Pamela Mohr 2015-03-12 10:54:12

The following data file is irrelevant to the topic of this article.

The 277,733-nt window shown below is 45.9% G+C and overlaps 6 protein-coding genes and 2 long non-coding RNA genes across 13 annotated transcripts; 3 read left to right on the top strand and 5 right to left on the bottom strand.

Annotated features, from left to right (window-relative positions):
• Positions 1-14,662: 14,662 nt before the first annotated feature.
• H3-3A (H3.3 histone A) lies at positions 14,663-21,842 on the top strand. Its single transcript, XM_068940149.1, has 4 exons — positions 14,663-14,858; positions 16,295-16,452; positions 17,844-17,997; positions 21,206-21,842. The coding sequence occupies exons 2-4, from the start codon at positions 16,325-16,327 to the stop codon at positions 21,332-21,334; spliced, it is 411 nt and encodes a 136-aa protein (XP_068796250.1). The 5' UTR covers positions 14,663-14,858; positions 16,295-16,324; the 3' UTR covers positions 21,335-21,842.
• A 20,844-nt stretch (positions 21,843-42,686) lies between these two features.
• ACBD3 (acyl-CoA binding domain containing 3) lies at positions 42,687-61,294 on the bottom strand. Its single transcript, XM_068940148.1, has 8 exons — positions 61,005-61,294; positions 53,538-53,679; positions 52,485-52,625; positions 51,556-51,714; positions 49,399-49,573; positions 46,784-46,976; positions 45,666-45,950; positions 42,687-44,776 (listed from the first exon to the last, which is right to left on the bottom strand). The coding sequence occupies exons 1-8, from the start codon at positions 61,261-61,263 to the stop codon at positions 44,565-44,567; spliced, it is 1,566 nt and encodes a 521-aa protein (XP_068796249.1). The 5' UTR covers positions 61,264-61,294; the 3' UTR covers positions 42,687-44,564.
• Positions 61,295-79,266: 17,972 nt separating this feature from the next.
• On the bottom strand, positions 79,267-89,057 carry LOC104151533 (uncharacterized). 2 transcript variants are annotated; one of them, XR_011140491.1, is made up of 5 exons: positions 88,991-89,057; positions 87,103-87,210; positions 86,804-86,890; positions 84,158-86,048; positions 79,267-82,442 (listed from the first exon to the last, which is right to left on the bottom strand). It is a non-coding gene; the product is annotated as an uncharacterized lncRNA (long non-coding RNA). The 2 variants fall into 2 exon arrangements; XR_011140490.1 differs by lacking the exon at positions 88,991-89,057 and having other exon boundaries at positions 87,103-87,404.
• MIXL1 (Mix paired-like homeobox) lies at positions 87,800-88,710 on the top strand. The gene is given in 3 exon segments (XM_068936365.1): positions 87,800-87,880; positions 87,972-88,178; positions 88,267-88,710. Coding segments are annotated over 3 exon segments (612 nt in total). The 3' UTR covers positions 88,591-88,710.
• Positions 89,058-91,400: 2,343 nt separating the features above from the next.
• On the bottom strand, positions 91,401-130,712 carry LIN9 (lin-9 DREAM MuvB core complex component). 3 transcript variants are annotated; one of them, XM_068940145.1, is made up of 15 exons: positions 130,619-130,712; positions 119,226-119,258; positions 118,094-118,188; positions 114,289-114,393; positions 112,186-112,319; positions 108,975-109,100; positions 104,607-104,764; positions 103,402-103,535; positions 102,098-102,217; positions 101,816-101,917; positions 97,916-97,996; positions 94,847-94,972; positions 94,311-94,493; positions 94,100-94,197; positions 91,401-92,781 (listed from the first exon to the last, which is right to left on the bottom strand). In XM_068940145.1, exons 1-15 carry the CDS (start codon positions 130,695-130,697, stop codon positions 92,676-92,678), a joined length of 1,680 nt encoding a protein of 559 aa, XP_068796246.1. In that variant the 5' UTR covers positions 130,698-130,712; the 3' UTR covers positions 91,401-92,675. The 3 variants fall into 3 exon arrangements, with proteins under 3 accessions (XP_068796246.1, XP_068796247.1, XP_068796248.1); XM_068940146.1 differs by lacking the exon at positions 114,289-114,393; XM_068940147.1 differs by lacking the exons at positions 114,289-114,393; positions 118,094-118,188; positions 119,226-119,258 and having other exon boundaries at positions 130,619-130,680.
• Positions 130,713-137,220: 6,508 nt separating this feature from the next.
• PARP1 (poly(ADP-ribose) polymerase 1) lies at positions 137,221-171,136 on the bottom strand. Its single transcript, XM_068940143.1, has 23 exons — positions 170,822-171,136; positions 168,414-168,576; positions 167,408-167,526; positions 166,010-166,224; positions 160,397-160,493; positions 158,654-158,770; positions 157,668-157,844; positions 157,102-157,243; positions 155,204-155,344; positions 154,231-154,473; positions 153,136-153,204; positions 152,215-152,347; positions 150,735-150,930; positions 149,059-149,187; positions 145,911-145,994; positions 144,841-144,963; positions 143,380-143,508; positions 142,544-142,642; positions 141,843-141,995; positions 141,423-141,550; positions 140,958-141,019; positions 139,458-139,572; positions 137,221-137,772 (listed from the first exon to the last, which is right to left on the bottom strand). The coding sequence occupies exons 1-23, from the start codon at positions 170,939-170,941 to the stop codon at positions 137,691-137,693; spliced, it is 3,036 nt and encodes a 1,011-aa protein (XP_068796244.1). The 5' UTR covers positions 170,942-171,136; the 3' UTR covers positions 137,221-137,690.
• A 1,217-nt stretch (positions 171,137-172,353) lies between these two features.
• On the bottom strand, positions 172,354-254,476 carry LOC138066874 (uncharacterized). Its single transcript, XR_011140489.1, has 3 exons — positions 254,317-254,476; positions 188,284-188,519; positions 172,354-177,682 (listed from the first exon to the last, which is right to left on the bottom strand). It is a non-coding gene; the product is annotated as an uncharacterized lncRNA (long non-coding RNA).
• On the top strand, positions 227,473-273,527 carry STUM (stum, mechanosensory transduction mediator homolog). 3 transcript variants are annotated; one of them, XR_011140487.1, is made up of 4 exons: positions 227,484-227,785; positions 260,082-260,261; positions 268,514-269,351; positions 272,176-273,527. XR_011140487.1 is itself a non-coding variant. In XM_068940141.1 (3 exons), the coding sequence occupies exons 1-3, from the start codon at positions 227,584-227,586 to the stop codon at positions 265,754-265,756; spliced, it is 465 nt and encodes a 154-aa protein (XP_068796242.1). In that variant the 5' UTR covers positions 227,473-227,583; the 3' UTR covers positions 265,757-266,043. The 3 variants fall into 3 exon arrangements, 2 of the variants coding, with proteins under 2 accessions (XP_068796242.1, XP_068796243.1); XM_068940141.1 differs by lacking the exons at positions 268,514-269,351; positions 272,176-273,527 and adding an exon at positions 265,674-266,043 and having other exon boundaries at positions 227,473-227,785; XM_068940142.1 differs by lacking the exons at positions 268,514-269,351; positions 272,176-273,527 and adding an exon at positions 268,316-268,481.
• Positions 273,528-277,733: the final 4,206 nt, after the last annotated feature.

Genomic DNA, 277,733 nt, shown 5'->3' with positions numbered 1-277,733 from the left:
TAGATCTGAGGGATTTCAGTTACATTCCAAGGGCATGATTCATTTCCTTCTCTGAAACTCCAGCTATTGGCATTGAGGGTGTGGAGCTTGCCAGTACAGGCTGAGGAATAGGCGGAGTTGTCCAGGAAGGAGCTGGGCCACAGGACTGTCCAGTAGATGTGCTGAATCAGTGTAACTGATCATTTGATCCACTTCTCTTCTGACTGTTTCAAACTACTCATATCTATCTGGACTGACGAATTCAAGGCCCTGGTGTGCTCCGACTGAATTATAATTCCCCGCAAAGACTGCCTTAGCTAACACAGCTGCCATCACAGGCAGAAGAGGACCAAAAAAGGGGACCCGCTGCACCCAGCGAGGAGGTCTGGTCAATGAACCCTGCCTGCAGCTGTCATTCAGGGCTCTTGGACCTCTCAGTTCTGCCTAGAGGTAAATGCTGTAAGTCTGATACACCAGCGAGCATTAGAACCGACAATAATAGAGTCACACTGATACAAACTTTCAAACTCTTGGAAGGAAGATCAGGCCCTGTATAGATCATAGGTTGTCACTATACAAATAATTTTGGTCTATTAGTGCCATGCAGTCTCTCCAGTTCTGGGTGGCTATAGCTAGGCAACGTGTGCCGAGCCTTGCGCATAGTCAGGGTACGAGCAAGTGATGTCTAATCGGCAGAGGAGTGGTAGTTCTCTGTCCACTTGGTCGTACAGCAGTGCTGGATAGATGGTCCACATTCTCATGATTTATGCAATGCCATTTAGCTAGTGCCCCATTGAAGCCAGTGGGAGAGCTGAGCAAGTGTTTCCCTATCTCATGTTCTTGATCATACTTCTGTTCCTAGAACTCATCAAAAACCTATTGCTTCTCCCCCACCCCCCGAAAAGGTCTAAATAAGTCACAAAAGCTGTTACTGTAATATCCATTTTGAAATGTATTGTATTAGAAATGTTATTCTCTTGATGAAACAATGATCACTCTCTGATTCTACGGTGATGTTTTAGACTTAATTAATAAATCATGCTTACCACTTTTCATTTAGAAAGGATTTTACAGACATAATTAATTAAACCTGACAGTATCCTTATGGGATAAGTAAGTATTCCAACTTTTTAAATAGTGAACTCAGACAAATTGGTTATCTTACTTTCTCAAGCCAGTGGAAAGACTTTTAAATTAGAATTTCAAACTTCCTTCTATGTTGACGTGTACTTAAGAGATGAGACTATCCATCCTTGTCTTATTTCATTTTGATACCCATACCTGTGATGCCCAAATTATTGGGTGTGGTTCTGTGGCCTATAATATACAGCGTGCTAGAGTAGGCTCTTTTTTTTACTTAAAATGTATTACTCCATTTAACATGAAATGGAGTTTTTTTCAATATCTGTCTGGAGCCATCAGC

USA/Canada Lions Leadership Forum: Lions Make a Grand Return to Michigan Once was not enough for Lions. They liked Grand Rapids so much the first time around, they’re coming back. Michigan’s second-largest city originally hosted the USA/Canada Lions Leadership Forum in 2007. This year’s return visit, Sept. 17 to 19, promises to be bigger and better. The forum is jam-packed with nearly 90 seminars, new speakers, useful information and entertainment. Learning leadership skills to successfully steer members through the club, district, multiple district and global levels of Lions Clubs International is a once-a-year experience that no member should miss. There’s a reason—not just one, but too many to list, actually—that Grand Rapids and Michigan’s “Gold Coast” were together named as Lonely Planet’s 2014 top U. S. travel site. Grand Rapids has experienced a renaissance, of sorts, as a tourist destination in part because of its surging arts and creative community. The Gold Coast is a 300-mile stretch of beach towns beginning just 30 miles from Grand Haven northward along Lake Michigan. Another title Grand Rapids wins (two years running) is one of the Top 10 Best Cities for Beer Lovers—no surprise here since the craft beer business is booming. The city is home to at least 12 breweries. Try Founder’s Brewery (foundersbrewing.com) on Route 131. How can you not appreciate a place that hawks Curmudgeon Old Ale as one of its best sellers? If you’re not feeling curmudgeonly, head over to Brewery Vivant (breweryvivant.com), housed in an old chapel with gorgeous stained glass windows and high-peaked ceilings. Whether you want casual or fine dining, the “farm to fork” movement is abundantly visible. Family farms in west Michigan produce locally-sourced food from produce to dairy to free-range beef, and diners reap the tasty, healthy rewards. The Frederik Meijer Gardens & Sculpture Park (meijergardens. org) is ranked in the top 100 art museums worldwide by Art Newspaper. More than 200 large and small sculptures, some by acclaimed artists Picasso, Rodin and Degas, are located on the 158-acre grounds and inside the museum on permanent display. The adult entrance fee is $12; for visitors over 65, $9. Michigan’s only president is honored at the downtown Gerald R. Ford Museum (fordlibrarymuseum.gov), a 54,000-square-foot educational and cultural facility on the banks of the Grand River at 303 Pearl Street NW. You can view permanent displays like the 1970s-era exhibit and view a 6-minute-long documentary on the Watergate crisis that led to Ford’s ascension to the presidency. The museum shop has a great assortment of bobble heads, including many former U.S. presidents, and even Rosie the Riveter, Uncle Sam and Winston Churchill, for those who’d like to see world leaders nodding in agreement, or just plain nodding. They sell for $24.95. This city is simply sensational—and sensationally easy to navigate. There are 120 daily nonstop flights arriving and departing from Grand Rapids. For drivers, there’s reasonably priced parking around DeVos Place, the convention center, but bus transportation is also available. A five-minute walk from the center leads you to a 2.5-mile river walk, four museums, numerous restaurants and pubs, and more than 40 shops. Average daytime temperatures in September hover around the mid-70s in Grand Rapids. Beginning with the first seminars on Thursday morning, the forum promises three exhilarating days with Lions from all over North America. Intriguing, informative new presentations are offered. Learn about the ethics of social media, how to find your “aha” moments, handle conflict resolution, become a better speaker and how to apply for an LCIF grant. There’s also a seminar about one of Michigan’s most valuable resources—Lions leader dogs. Thursday’s Fun Festival, featuring Buckets ’n Boards, a musical with lots of laughs, closes out the evening until seminars resume on Friday at 8:30 a.m. Former child star Lisa Whelchel, who played Blair on the popular ’80s sitcom “The Facts of Life,” and is now an author, will address Friday’s luncheon guests. Dr. Jitsuhiro Yamada, slated to lead Lions as the association’s 98th international president during 2015-16, will share his theme and program at Saturday’s luncheon. Saturday evening’s closing presentation includes speaker Wayne Brock, chief executive of the Boy Scouts of America. Meet international Lions leaders and discover how you can play an exciting role in the future of the world’s largest service club organization. Expanded from two days of training to three this year, there are many other changes designed to maximize your forum experience. These include new mobile apps to make it more interactive, a new Lions Club handbook for every attendee, topical seminars and the first Lions Fun Festival. You’ll also see the premiere of “We Serve On,” a documentary detailing Lions’ service for the 100 years in anticipation of our Centennial Celebration in 2017. “These are just a few of the dynamic changes we’re making,” says General Chairman Mark Miller, a Jasper Lion in Georgia. “The core remains the same. Having hosted our forum and the international convention before, Michigan Lions have shown us what Pure Michigan is all about.” Simply put, Pure Michigan is pure fun. To learn more or to register, visit lionsforum.org. Watch a promotional video on Grand Rapids at lionmagazine.org
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